Tencent, NetEase in Green as Underage Gamers Circumvent Limits

The new restrictions just went into effect, but minors have already found ways to keep the game going.
Sep. 07, 2021 21:36
Tencent, NetEase in Green as Underage Gamers Circumvent Limits

China's gaming giants Tencent Holdings (OTC: TCEHY; HKEX: 0700) and NetEase Inc. (Nasdaq: NTES; HKEX: 9999) turned to gains on Tuesday after reports surfaced that gamers have found ways to circumvent the new limitations that went into effect on Sep. 1.

The new gaming restrictions limit underage players in China to three hours of playtime a week – and only on weekends. In addition, companies are now requiring registration under real names to play, as gaming companies are responsible for ensuring compliance. Earlier, the nation allowed 1.5 hours per weekday for minors.

The toughening of the laws was met with an outcry from the public, as China is the world's leader in esports; the restrictions practically kill the teens' chances from entering the big games, as Reuters wrote, citing Chen Jiang, an associate professor at Peking University's School of Electronics Engineering and Computer Science. The esports business is also expected to suffer.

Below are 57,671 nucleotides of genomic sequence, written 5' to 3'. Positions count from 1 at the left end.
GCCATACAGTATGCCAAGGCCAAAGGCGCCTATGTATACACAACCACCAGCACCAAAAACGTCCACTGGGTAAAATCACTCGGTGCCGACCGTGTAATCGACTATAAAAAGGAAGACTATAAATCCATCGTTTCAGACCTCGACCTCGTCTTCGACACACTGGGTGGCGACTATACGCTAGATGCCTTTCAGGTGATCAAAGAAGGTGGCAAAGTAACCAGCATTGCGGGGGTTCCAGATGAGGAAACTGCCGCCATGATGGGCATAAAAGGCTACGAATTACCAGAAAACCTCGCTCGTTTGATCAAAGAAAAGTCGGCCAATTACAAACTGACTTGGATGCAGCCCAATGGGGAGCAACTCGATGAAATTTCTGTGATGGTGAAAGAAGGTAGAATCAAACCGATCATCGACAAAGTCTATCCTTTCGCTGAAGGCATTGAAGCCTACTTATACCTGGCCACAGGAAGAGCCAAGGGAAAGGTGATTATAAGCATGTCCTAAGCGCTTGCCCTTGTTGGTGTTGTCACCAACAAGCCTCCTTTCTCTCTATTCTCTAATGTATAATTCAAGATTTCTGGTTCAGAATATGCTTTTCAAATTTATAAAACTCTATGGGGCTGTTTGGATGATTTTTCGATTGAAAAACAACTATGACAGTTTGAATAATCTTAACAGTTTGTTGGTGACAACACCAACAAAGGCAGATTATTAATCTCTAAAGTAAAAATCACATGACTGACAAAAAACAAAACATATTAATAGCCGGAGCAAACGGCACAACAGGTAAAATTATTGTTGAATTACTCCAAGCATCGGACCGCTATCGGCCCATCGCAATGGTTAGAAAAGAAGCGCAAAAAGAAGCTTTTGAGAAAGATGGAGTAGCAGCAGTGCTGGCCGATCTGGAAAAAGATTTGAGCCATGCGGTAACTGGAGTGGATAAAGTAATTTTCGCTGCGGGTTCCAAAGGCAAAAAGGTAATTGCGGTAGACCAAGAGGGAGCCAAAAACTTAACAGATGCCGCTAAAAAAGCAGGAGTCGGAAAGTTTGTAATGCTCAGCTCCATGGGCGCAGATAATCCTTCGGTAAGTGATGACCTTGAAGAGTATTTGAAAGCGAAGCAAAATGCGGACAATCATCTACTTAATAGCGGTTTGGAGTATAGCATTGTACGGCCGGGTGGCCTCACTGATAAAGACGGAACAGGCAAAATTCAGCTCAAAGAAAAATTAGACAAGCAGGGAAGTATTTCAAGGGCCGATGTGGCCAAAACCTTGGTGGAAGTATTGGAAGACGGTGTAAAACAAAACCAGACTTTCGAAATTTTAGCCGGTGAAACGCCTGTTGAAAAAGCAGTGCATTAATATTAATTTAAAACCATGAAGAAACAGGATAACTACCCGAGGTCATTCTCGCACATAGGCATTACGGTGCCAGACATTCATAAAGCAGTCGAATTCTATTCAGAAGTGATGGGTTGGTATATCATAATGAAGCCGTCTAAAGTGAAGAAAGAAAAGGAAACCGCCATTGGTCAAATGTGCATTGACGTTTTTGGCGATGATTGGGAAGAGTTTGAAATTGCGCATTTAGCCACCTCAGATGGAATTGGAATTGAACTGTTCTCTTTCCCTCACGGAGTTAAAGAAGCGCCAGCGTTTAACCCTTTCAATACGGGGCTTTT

However, the People's Daily wrote Tuesday that certain sites are offering rent and swap services for player accounts. Tencent is now suing over 20 account trading platforms for renting and selling accounts for its flagship game "Honor of Kings," the only one game to ever reach 100 million daily players. According to the medium, users could rent an account for 33 yuan ($5) for two hours of play.

Further, video game website Kotaku notes there are other ways for minors to circumvent the new limitations. For instance, parents may give their children access to their adult gaming accounts. Notably, the new restrictions are not law, but the country's independent tech giants have suffered enough this year from the authorities' crackdown and paid enough fines to be eager to comply with the new warnings.

The stock in Tencent ended 6% higher Tuesday, at $67.09 per share. NetEase closed 3% higher, at $95.73 a share. Both conglomerates have taken on an uptrend over the past month following wide sell-offs on fears spurred by Beijing's anti-monopoly probes, as well as stricter rules on gaming and protection of user data.

Topics:
NetEase, NTES, TCEHY, Tencent